With some of the lowest employment levels in the nation and small businesses struggling to find workers, members of the business community testified in front of the House Economic Development and Workforce Investment on the need to reform the Commonwealth’s unemployment insurance system on Thursday.
The committee heard testimony from members of the business and education community including Kentucky Chamber Senior Vice President Kate Shanks, Kentucky Chamber Senior Policy Analyst Dr. Charles Aull, and Kentucky Community and Technical College System President Dr. Paul Czarapata.
House Bill 4, sponsored by Representative Russell Webber, reforms Kentucky’s unemployment insurance system while supporting re-employment, job training, and economic growth.
Kentucky has experienced record-breaking economic investments and the need to implement solutions to Kentucky’s workforce shortage has become even more urgent, Shanks said. “Reasons for Kentucky’s workforce shortage are many, and the solutions must be multifaceted,” she said referring to the Kentucky Chamber Foundation’s workforce crisis report released last year.
As Kentucky is experiencing a worker shortage, Shanks said reforms to Kentucky’s outdated unemployment system are a key step to addressing Kentucky’s crisis. House Bill 4 works to address the challenges from the workforce report, she said.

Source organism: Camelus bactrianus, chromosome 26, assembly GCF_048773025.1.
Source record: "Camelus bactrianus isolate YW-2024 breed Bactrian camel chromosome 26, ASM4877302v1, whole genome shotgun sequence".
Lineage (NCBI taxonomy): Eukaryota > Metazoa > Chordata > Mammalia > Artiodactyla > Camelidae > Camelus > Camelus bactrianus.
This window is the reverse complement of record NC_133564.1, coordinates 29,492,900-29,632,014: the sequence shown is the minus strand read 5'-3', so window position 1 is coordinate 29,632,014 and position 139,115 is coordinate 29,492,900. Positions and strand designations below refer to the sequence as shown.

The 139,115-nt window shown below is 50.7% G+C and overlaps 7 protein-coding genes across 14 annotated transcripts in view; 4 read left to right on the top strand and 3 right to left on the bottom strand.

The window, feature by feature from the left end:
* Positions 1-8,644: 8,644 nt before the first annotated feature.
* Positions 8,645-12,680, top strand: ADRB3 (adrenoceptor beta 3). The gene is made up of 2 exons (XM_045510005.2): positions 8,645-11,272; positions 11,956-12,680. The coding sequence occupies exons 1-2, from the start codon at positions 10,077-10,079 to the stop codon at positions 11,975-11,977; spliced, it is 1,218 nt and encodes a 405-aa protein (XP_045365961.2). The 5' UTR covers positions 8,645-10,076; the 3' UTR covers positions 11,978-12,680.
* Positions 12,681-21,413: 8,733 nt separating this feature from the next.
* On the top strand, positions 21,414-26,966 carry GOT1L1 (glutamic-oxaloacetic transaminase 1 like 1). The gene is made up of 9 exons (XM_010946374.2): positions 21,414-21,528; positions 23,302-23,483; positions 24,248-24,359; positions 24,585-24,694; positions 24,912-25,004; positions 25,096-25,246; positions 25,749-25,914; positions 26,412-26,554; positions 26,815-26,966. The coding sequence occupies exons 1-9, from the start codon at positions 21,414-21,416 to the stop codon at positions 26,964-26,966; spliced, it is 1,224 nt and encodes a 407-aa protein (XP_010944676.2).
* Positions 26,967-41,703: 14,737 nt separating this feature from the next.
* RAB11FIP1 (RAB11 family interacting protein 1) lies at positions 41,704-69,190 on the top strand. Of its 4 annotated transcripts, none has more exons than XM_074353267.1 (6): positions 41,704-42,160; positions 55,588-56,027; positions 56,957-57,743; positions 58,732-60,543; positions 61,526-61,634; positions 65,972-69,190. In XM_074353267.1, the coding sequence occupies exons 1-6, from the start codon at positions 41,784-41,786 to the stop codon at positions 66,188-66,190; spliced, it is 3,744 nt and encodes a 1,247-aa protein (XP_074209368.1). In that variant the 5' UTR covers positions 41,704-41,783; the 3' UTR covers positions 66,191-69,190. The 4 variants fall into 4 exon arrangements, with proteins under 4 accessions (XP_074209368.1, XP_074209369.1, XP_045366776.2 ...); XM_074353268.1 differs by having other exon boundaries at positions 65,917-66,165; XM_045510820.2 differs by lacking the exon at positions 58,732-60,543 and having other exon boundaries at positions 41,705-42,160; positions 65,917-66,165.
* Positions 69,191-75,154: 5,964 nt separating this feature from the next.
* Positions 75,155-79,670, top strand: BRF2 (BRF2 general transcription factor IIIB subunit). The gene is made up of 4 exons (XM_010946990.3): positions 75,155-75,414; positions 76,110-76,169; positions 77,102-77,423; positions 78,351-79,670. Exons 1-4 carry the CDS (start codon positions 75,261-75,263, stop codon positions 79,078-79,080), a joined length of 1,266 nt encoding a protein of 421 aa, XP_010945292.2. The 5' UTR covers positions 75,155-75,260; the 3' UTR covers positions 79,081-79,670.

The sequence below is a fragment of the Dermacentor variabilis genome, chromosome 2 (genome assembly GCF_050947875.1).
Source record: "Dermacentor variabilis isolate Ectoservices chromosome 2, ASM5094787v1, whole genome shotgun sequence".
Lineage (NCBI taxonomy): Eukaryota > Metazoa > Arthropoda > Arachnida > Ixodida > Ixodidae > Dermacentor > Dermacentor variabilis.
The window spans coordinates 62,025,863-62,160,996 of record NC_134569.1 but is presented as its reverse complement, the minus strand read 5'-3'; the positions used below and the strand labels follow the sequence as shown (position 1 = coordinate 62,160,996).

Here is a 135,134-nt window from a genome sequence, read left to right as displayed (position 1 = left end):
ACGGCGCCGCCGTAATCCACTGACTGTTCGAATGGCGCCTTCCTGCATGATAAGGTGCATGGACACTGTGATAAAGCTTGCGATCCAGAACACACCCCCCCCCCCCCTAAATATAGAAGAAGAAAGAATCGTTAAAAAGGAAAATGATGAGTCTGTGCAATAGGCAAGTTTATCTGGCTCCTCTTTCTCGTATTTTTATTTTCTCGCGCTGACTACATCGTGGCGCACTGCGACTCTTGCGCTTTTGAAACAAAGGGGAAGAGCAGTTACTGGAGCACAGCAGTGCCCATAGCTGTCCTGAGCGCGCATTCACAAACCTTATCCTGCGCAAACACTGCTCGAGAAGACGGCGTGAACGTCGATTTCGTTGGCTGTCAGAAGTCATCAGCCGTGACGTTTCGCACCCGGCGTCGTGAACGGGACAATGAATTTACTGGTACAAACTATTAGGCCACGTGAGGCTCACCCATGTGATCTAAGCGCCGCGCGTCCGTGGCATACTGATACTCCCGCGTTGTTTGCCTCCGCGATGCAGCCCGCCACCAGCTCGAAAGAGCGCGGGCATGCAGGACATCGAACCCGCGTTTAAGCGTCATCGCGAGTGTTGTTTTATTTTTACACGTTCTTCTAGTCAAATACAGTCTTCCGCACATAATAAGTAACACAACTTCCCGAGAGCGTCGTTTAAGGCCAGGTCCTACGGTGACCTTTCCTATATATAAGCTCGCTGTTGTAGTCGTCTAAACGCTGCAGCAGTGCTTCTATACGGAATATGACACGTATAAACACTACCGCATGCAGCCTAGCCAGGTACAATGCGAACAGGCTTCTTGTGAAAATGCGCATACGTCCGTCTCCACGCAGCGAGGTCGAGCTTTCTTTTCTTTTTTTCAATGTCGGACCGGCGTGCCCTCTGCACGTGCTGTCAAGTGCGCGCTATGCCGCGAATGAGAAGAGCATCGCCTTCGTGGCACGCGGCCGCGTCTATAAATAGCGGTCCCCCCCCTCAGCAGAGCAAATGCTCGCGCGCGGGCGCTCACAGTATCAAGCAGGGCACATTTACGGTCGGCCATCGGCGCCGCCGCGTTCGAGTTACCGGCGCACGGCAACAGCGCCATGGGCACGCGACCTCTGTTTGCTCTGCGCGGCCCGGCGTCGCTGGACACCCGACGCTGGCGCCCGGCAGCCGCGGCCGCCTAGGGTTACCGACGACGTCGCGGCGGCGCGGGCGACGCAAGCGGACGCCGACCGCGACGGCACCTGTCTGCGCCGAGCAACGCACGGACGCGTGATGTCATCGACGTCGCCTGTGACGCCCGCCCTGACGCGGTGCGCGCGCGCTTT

Statistics show Kentucky on average has one of the longest durations spent on unemployment in the nation, and to help fill the over 100,000 open jobs across the Commonwealth, the legislation would adjust the maximum number of weeks for unemployment benefits from 26 to 24 weeks, depending on the current unemployment rate. Dr. Aull noted House Bill 4 would not reduce the amount of benefits an individual receives.
House Bill 4 would also allow the unemployment insurance system to adjust the duration of benefits during periods of economic growth and economic downturn.
“We cannot just focus on job creation. We must focus on the workers to fill jobs,” said Shanks.
House Bill 4 aims to address Kentucky’s skills gap by offering five weeks of additional unemployment benefits to individuals that are enrolled in a certification or higher education program.
During his testimony, Dr. Czarapata said higher education is key to success, and this legislation is a positive step toward upskilling Kentuckians as more jobs across the nation are requiring some form of higher education.
The legislation also increases the number of required work searches per week to help ensure Kentuckians get back to work quickly and authorizes a work share program.
The bill passed favorably out of committee with a vote of 16 yes votes, 5 no votes, and 1 pass vote. The bill now heads to the full House of Representatives for a vote.